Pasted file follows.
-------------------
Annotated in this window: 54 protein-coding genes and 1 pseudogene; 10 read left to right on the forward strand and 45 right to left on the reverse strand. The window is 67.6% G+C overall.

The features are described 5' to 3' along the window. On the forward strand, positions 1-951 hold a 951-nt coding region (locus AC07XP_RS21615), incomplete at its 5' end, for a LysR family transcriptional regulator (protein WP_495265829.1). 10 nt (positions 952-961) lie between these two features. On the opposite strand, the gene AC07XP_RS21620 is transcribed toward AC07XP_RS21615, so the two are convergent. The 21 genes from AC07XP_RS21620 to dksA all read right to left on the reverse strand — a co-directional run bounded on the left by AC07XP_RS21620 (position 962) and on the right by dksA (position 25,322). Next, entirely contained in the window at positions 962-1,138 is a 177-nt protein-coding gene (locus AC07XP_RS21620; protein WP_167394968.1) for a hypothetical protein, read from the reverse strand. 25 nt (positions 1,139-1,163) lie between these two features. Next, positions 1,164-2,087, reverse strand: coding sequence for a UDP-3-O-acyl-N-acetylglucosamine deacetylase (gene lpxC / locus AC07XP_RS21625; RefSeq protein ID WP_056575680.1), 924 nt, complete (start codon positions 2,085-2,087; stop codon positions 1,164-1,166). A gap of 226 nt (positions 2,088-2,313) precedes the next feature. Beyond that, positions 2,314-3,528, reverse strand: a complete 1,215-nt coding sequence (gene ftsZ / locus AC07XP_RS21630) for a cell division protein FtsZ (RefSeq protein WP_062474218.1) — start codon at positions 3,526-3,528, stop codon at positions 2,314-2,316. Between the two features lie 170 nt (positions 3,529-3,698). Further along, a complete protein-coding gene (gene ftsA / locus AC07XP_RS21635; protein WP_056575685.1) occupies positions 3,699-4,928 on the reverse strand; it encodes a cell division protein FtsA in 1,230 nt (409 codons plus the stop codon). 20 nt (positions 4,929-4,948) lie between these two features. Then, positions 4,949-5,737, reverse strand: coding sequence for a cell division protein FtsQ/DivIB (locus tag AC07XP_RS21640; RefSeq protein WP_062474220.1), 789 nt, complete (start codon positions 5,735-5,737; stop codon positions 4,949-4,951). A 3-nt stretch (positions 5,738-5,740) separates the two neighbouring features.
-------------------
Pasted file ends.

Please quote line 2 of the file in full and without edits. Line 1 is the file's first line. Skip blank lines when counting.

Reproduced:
The features are described 5' to 3' along the window. On the forward strand, positions 1-951 hold a 951-nt coding region (locus AC07XP_RS21615), incomplete at its 5' end, for a LysR family transcriptional regulator (protein WP_495265829.1). 10 nt (positions 952-961) lie between these two features. On the opposite strand, the gene AC07XP_RS21620 is transcribed toward AC07XP_RS21615, so the two are convergent. The 21 genes from AC07XP_RS21620 to dksA all read right to left on the reverse strand — a co-directional run bounded on the left by AC07XP_RS21620 (position 962) and on the right by dksA (position 25,322). Next, entirely contained in the window at positions 962-1,138 is a 177-nt protein-coding gene (locus AC07XP_RS21620; protein WP_167394968.1) for a hypothetical protein, read from the reverse strand. 25 nt (positions 1,139-1,163) lie between these two features. Next, positions 1,164-2,087, reverse strand: coding sequence for a UDP-3-O-acyl-N-acetylglucosamine deacetylase (gene lpxC / locus AC07XP_RS21625; RefSeq protein ID WP_056575680.1), 924 nt, complete (start codon positions 2,085-2,087; stop codon positions 1,164-1,166). A gap of 226 nt (positions 2,088-2,313) precedes the next feature. Beyond that, positions 2,314-3,528, reverse strand: a complete 1,215-nt coding sequence (gene ftsZ / locus AC07XP_RS21630) for a cell division protein FtsZ (RefSeq protein WP_062474218.1) — start codon at positions 3,526-3,528, stop codon at positions 2,314-2,316. Between the two features lie 170 nt (positions 3,529-3,698). Further along, a complete protein-coding gene (gene ftsA / locus AC07XP_RS21635; protein WP_056575685.1) occupies positions 3,699-4,928 on the reverse strand; it encodes a cell division protein FtsA in 1,230 nt (409 codons plus the stop codon). 20 nt (positions 4,929-4,948) lie between these two features. Then, positions 4,949-5,737, reverse strand: coding sequence for a cell division protein FtsQ/DivIB (locus tag AC07XP_RS21640; RefSeq protein WP_062474220.1), 789 nt, complete (start codon positions 5,735-5,737; stop codon positions 4,949-4,951). A 3-nt stretch (positions 5,738-5,740) separates the two neighbouring features.